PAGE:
You know your business needs a strong social media presence—there were 100 articles you read in 2016 alone that told you that. And we can all agree that social media can positively impact on your bottom line, whether it's by reaching a larger audience, driving sales, or engaging your current customers. It's easy to feel like social media marketing is time consuming and expensive, but if you're looking for tips and hacks on how to increase likes, comments, shares, and clicks, you won't find them here. Instead, we've rounded up a list of social media benefits that you probably haven't heard of—yet.
Over the years, social media networks—particularly Facebook and Twitter—have morphed into a quasi customer service line. Visit any company's social page and you'll find customer comments about the problems they are experiencing, what they like about the product or service, and of course, what they really don't like.Don't ignore these comments from your customers or get frustrated by them. Use it as an opportunity to assess the severity of the issue and begin prioritizing common complaints based on their frequency. Social media provides a direct window into how your customer is interacting with your product or service. Not only can you improve your service based on these insights, but you can get a glimpse into what new features you could implement based on your customers' needs.
You can also apply the above technique to your competition to discover their weaknesses based on their customer feedback on Facebook and Twitter. You may even realize that your product or service offers something that they don't, which gives you an opportunity to differentiate or position yourself as a superior choice in the market. Make this information clear on your website or within your customer interactions. When you can explain how your product or service is better or different than that of your competitors, you're one step closer to solving a customer's problem instead of simply selling them a product. And that will help gain their trust.Following a competitor's social media is also a way to make sure they're not moving faster than you or are offering a superior experience. Analyze and assess their strategy—get familiar enough with it and you may be able to predict their next move.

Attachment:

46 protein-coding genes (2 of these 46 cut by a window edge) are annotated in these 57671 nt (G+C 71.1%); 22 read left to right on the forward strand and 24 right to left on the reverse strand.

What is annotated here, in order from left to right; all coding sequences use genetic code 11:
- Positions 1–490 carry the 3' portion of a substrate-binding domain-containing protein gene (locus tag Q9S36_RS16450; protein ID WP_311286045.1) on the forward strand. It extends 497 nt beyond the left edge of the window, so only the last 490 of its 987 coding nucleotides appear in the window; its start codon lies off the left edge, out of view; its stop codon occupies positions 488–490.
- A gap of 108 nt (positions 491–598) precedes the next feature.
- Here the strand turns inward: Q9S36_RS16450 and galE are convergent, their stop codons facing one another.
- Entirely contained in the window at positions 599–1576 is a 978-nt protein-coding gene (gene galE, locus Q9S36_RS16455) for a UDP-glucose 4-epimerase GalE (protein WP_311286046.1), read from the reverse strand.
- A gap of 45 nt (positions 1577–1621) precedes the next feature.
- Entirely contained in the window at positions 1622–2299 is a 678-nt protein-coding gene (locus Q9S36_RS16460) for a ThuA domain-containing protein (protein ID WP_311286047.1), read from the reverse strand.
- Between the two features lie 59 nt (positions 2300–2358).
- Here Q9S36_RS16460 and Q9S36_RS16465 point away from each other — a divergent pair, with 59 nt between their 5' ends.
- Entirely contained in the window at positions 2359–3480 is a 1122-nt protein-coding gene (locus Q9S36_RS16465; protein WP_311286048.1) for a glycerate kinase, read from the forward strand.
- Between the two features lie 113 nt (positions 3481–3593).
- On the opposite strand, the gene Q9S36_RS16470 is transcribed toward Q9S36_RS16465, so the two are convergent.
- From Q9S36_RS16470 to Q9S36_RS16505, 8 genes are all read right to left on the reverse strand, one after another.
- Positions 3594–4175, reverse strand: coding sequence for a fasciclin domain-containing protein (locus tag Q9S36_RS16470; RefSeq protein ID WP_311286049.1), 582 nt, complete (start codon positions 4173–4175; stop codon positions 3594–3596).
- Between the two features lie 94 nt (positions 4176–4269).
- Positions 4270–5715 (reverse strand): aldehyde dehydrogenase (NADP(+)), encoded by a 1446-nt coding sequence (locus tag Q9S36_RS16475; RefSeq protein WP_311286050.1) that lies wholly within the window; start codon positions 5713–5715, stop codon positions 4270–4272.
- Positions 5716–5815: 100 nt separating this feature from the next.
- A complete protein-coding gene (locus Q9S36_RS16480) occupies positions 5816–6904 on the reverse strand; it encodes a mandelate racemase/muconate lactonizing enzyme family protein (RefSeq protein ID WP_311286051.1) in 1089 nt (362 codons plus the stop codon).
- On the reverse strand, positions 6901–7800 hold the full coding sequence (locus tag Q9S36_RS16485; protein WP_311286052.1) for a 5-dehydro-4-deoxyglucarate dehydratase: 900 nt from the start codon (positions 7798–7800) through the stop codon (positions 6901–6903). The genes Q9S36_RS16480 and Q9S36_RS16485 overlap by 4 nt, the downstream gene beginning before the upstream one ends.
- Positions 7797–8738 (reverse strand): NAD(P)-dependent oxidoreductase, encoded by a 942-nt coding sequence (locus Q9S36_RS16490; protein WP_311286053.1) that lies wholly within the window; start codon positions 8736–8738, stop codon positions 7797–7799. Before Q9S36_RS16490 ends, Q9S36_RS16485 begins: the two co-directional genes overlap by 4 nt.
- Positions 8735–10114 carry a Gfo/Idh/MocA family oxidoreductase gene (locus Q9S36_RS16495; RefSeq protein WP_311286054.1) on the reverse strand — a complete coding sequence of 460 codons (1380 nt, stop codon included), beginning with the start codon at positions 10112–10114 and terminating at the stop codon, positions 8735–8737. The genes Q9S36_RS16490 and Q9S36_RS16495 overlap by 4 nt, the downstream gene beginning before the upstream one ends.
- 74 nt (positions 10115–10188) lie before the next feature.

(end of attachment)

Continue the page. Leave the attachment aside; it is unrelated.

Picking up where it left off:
Some would argue that the best use of social media is for networking. And it's no different for you, especially as a business owner. At the very least, make your industry leaders aware of your presence. Let them know that you're not just any old social media user—you're someone who's passionate about the industry. Here are a few ways you can strike up a natural conversation:
Once you've established a connection digitally, the ultimate goal is to take the conversation off social media. Try to set up a time to chat via Skype or phone, or set up a coffee date to meet in person. Talk about the industry, ask for advice, or interview them for a blog post or article. You'll flatter them by requesting their professional perspective on a subject.
If your community includes a few hundred followers, that's a substantial survey opportunity. Create a questionnaire on Google Forms to gain insight into who they are and what makes them tick. The better you know your audience, the better you can target them. For every question, provide four to five multiple choice answers that you suspect your customers will choose, but always add an “other" option with the chance to write in a response. Aside from basic questions like gender, age, location, marital status, occupation, and education level, questions can include:
The last question helps you understand the frequency of your user base. You can then use this information to segment your audience and better target your messaging to different types of users.
Growing through product expansion involves selling different products under the same brand to the same market, or, in other words, to your current customers. The goal is to discover whether you would enhance your relationship with that consumer as a result—you want them to use the new product “in addition to," as opposed to, “instead of." To test the viability of this strategy, and before you commit to developing a new product or offering a new service, get the opinions of your current customers. Tap into your social media followers by sending a Google survey about potential products or services, or write an article on LinkedIn with a proposal and see how your followers react to the idea.When you involve your customers in your business and respond to their concerns, they care more about your brand. And that's the ultimate goal—loyalty. Social media provides so many opportunities to keep your customers engaged and makes it easier for them to love your product, your service, and your brand. When social media communities are filled with loyal customers, those communities grow naturally—and so does your business.